Rep. Garofalo says his comments about slavery were taken out of context; black lawmakers want him to lose leadership post

Rep. Raymond Garofalo says he has not given up on his legislation

NEW ORLEANS (WVUE) - State Rep. Raymond Garofalo, R-Chalmette, says his comments this week at the state capitol about slavery were taken out of context and he says now his family is being targeted on social media. But, the Louisiana Legislative Black Caucus wants Garofalo removed as chairman of the House Education Committee over words he spoke during a committee hearing this week.

Garofalo has also been thrust into national headlines over the controversy.

During a question-and-answer exchange between Garofalo and fellow Republican Rep. Stephanie Hilferty, on his legislation HB 564, Garofalo used the words, “The good, the bad, the ugly“ when talking about what students should hear about slavery as it relates to his bill. During the meeting and in the days since critics have said there was nothing good about the nation’s slavery era.

Below is a portion of the exchange between Garofalo and Hilferty over his bill that would prohibit public schools from teaching what Garofalo calls “divisive concepts” on race and sexism or using materials that suggest the U.S. is a racist nation.

“Part three of this, prohibits discussion of divisive concepts as part of a larger course of academic instruction what does that mean?” asked Hilferty.

Garofalo responded, “Exactly what it says, I mean the words on the page are.”

Hilferty then asked, ”But what is a larger course of academic instruction?”

Garofalo replied, ”If you’re teaching, if you’re having a discussion on whatever the case may be on slavery, then you can talk about everything dealing with slavery, the good, the bad, the ugly.”

Hilferty then said, “There’s no good to slavery, though.”

And Garofalo amended his statement.

“Well, then whatever the case may be. You’re right, you’re right. I didn’t mean to imply that, and I don’t believe that, and I know that, that’s the case,” Garofalo stated.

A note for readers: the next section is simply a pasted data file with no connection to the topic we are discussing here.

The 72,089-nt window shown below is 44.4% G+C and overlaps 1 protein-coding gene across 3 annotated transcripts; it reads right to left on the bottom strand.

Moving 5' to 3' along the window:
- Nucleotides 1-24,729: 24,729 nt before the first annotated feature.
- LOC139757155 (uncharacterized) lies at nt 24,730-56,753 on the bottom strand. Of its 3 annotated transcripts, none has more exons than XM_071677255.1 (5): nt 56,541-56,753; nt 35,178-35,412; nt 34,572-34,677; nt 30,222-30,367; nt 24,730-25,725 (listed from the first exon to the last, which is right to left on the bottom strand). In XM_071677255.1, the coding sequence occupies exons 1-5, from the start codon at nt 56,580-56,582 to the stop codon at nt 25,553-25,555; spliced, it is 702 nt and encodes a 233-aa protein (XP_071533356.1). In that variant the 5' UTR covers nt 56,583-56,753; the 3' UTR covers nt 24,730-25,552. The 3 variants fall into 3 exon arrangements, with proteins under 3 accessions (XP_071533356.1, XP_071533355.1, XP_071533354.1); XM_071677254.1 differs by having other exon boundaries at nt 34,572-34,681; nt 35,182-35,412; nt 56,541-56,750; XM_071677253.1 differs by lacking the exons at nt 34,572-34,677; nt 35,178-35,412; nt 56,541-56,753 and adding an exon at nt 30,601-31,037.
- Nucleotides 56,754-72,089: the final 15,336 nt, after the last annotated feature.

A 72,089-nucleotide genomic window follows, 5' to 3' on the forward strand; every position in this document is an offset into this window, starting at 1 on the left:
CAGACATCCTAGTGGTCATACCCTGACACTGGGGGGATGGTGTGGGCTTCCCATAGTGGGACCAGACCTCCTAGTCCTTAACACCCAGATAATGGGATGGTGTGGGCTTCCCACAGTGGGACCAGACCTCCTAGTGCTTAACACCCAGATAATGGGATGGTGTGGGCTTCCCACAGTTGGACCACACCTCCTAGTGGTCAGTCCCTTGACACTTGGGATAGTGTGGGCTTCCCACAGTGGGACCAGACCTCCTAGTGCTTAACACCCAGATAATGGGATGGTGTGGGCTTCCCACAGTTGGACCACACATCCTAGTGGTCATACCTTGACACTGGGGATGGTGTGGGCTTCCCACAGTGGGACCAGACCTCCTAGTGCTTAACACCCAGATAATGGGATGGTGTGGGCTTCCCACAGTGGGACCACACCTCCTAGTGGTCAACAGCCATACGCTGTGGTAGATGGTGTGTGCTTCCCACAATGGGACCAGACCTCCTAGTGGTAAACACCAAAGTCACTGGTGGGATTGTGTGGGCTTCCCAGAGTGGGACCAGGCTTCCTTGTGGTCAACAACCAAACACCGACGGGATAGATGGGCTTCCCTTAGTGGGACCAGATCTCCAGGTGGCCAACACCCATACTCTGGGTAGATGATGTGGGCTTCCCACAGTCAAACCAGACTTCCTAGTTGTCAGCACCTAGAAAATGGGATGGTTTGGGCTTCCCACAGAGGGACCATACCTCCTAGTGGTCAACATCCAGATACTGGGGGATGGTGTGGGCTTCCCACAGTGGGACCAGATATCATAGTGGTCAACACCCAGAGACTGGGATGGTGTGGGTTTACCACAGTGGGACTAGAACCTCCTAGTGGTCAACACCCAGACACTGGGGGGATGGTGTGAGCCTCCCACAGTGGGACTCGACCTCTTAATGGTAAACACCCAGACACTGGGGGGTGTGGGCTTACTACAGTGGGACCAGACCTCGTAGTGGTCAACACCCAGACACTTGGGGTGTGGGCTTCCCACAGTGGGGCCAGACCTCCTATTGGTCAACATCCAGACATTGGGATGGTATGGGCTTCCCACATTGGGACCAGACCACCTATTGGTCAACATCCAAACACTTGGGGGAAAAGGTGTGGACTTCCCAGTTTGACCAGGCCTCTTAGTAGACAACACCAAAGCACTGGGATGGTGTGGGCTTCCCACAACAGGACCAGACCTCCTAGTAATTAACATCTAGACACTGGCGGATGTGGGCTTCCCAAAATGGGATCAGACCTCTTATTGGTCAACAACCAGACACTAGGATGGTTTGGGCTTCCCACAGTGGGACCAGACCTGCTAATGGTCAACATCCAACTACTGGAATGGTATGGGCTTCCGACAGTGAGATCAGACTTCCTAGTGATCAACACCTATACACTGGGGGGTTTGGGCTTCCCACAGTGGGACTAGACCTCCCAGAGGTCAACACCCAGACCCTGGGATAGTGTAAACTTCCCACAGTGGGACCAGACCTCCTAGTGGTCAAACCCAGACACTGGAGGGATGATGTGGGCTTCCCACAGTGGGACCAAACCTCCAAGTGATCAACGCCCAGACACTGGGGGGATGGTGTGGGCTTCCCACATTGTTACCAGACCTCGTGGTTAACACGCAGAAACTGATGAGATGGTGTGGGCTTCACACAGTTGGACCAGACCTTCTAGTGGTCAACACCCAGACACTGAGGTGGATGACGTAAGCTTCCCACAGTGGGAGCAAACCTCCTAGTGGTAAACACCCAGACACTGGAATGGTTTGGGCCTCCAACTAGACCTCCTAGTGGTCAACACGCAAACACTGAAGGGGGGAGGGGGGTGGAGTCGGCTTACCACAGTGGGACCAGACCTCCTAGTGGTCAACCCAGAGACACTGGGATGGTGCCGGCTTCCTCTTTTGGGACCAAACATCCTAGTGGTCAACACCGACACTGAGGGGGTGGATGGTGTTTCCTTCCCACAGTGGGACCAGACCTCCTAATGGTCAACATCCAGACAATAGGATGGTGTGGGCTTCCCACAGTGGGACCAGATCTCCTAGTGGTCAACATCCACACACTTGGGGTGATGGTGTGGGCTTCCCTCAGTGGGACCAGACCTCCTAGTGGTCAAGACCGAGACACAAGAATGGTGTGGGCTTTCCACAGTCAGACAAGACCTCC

Garofalo says his bill is designed to ensure education is an anti-discrimination environment.

“We’re just trying to provide a discrimination-free environment for every Louisiana student and employee and to me, there is no room for critical race theory in the classroom,” said Garofalo.

But Rep. Ted James, a Democrat from Baton who chairs the Legislative Black Caucus says Garofalo should be stripped of his Education Committee leadership.

“The Louisiana Legislative Black Caucus we asked Speaker [Clay] Schexnayder to remove him as chair. On yesterday we heard that he was going to go to the floor and offer an apology. We know from the moment that he took the microphone he said that I’m only here because the Speaker told me,” said James.

Garofalo said his words are not viewed in an accurate context.

“When I said the good, the bad, and the ugly I was using that as a generic term, not as I’m saying this is good or bad or ugly, it’s a generic term to say you teach whatever’s there, if it’s good you teach it if it’s bad you teach it; if it’s ugly you teach it, but you give the students all perspectives and when you do that you’re giving them information so that they can make an informed decision based on factual information and become critical thinkers,” said Garofalo.